‘Enrolling Forces’: Non-Hylomorphic strategies for Composition
This paper proposes non-hylomorphism as a category and strategy for the creative process in composition; as an entwining of human and material agencies, a multiple of stratified but porous processes where individuated strands spin-off a central thread to instantiate specific output ‘pieces’. The paper examines two case studies which enact strategies that can be considered analytically as ‘passive’ and ‘active’ respectively, against the ground of a dynamic central thread of related ideas. The case studies are supported by short exposition on non-hylomorphic theory centred on the work of anthropologist Tim Ingold, and drawing on Karen Barad’s ‘agential realism’ and the ‘material agency’ of Andrew Pickering.
Hylomorphism is discussed by anthropologist Tim Ingold as a creative model that distances minds and makers from the processual material world: ‘in the making of artefacts, practitioners impose forms internal to the mind upon a material world [that is] ‘out there’” (Ingold 2013, p. 21). While this approach is perfectly valid for some, there is also the option of non-hylomorphic strategies which take the materiality of the object (and subject) as the primary interface and driver. In this authors’ case at least, this leads to a creative process where the same process is re-iterated over a changing material environment, often with a recursive feedback element where the changing interaction with the environment (what Pickering describes as an ‘open-ended modelling process […] reciprocally and emergently defining and sustaining each other’ (Pickering 1995, p. 17–19)
Case study: [REDACTED] outlines a passive strategy where consequences of material agency are captured as electronic prolongations: contingent harmonies frozen in time. Following Bruno Latour’s entreaty that in order to ‘enrol a force we must conspire with it’ (1988, p. 161), this piece is one instantiation of a strand of pieces over several years that explore (a) the material indeterminacy of complex inharmonic sound-sources via (b) performative game-strategies involving listening and responding.
Case study: [REDACTED] uses a more active strategy wherein the emergent material- indeterminacies control the direction of the unfolding performance. Any given cymbal, when bowed, will produce a range of behaviours across a continuum of noise/multiphonic/stable-pitch-percept/pure-harmonic. Cymbals are extremely rich sources with many overlapping vibrational-modes that can be accessed by the bow, and the bow’s dynamic interaction with the object allows for great variety in nuance of energy-input. The piece enacts Pickering’s system that recursively and emergently defines itself by setting up an environment of material-indeterminacy where players explore the cymbal using the bow. A prose score sets out strategies where players take on different roles either to (a) sustain any repeating tone (‘negotiating’ (Pickering 1995) the material agency of the cymbal to repeat the same pitch), or (b) attempt to match the pitch of the other cymbal by exploring and revealing the different modalities of this cymbal.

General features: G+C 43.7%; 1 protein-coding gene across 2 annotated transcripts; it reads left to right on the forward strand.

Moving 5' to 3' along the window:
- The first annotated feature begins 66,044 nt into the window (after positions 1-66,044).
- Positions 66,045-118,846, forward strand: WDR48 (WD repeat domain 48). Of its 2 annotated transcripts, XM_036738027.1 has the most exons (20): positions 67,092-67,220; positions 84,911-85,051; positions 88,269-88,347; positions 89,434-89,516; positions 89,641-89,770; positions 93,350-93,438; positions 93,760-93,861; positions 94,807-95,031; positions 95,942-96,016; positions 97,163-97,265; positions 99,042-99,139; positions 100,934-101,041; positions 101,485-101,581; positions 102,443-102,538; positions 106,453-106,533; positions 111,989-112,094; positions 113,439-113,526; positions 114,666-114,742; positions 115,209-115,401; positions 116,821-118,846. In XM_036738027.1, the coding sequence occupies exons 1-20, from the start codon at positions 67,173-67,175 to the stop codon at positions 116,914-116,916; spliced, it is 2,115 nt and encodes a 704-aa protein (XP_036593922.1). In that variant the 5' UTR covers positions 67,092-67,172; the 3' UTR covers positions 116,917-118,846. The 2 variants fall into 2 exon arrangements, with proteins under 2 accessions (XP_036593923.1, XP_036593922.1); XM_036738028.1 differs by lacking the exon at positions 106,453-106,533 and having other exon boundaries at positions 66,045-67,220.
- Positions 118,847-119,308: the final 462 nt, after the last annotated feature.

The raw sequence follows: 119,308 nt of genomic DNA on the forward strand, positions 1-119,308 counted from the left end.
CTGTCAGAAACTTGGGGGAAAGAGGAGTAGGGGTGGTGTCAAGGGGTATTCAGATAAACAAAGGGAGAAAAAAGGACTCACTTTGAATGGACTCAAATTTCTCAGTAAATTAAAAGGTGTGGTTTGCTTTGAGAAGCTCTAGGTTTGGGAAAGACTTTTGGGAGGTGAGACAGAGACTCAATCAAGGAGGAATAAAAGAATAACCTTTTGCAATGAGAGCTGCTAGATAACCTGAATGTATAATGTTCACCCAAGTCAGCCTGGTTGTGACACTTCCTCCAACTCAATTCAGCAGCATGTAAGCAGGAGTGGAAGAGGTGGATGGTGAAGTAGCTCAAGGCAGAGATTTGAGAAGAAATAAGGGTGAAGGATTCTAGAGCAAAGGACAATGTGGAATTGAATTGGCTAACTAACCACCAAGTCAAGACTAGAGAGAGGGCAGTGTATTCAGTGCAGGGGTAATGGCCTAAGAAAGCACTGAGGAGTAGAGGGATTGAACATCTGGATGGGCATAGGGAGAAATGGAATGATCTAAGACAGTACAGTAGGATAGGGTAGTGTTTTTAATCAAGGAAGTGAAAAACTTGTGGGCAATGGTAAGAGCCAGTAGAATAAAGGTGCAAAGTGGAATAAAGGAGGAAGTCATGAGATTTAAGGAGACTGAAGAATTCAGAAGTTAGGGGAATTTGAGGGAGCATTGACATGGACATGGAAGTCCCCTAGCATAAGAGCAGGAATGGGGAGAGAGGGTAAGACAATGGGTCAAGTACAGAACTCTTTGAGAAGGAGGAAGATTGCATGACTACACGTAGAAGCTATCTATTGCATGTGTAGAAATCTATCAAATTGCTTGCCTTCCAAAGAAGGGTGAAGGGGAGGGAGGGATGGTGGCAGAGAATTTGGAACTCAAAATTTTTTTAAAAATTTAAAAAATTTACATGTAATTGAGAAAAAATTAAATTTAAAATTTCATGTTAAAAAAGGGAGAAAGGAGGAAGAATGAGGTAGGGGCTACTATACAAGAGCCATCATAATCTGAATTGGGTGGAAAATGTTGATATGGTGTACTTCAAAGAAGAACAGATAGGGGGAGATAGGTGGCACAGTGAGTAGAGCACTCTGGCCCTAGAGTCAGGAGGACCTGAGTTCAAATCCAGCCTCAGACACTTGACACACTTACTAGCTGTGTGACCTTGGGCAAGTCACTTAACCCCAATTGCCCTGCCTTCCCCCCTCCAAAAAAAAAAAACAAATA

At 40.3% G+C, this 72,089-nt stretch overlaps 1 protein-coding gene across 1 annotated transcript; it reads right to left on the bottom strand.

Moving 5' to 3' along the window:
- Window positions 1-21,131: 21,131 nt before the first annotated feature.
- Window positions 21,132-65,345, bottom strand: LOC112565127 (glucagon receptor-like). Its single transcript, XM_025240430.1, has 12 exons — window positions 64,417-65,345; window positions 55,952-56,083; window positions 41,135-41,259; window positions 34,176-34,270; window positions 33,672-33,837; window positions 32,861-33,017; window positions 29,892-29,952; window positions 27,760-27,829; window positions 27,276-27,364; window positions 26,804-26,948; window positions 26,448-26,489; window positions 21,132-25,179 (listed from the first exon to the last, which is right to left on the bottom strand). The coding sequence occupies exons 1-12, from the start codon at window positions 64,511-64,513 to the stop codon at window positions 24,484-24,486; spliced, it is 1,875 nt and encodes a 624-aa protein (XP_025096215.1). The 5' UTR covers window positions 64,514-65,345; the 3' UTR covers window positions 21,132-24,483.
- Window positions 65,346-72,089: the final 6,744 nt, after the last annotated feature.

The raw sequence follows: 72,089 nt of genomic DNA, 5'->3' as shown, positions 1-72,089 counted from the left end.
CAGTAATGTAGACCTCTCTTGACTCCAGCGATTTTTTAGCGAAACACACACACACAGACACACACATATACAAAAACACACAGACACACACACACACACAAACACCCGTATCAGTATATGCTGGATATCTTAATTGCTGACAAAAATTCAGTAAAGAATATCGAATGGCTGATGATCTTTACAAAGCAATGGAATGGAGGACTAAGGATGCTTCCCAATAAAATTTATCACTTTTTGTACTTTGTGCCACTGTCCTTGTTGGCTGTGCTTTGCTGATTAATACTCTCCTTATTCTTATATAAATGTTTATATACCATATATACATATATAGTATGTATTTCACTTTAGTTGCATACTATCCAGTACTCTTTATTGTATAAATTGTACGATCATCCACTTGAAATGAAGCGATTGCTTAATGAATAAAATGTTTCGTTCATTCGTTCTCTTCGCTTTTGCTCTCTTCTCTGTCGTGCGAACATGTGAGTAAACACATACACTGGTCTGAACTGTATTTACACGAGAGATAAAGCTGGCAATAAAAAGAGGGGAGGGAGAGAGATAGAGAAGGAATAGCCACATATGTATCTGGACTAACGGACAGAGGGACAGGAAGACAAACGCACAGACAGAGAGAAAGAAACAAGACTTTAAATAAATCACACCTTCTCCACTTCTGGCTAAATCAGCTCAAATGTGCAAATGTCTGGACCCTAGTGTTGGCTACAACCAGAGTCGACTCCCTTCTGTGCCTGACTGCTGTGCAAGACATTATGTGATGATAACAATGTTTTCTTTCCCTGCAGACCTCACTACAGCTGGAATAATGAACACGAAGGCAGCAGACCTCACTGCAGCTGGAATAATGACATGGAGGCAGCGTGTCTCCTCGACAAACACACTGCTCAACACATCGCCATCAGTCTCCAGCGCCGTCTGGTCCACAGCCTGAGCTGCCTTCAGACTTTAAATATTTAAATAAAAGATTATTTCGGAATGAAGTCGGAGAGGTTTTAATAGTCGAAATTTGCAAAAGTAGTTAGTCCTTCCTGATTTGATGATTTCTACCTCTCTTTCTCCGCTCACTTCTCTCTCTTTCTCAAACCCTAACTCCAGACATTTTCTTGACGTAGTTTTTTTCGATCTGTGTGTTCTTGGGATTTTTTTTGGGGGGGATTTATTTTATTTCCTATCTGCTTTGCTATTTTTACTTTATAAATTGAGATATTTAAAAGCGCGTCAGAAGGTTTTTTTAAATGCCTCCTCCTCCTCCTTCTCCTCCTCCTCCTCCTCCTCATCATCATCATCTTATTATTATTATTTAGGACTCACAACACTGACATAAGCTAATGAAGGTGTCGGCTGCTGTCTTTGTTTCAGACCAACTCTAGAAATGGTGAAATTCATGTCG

Ingold, Tim, (2013) Making: Anthropology, Archaeology, Art and Architecture (London: Routledge)
Latour, Bruno, (1988) The Pasteurization of France (Cambridge (MA): Harvard University Press)
Pickering, Andrew, (1995) The Mangle of Practice: Time, Agency, and Science (London: University of Chicago Press)
SCOTT MC LAUGHLIN
University of Leeds, UK
Is a composer and improviser (cello, live electronics) based in Huddersfield, UK. He studied BMus (Uni of Ulster), MA/PhD Uni of Huddersfield (PA Tremblay, C Fox, J Saunders, B Harrison). Scott lectures in composition and music technology at the University of Leeds;he leads the MMus Critical and Experimental Composition, and co-directs CePRA. His research focuses on contingency and indeterminacy in the physical materiality of sound and performance, combining approaches from spectral music and experimental music with physics and dynamical systems theory to explore material agency and recursive feedback systems in constraint-based open-form composition.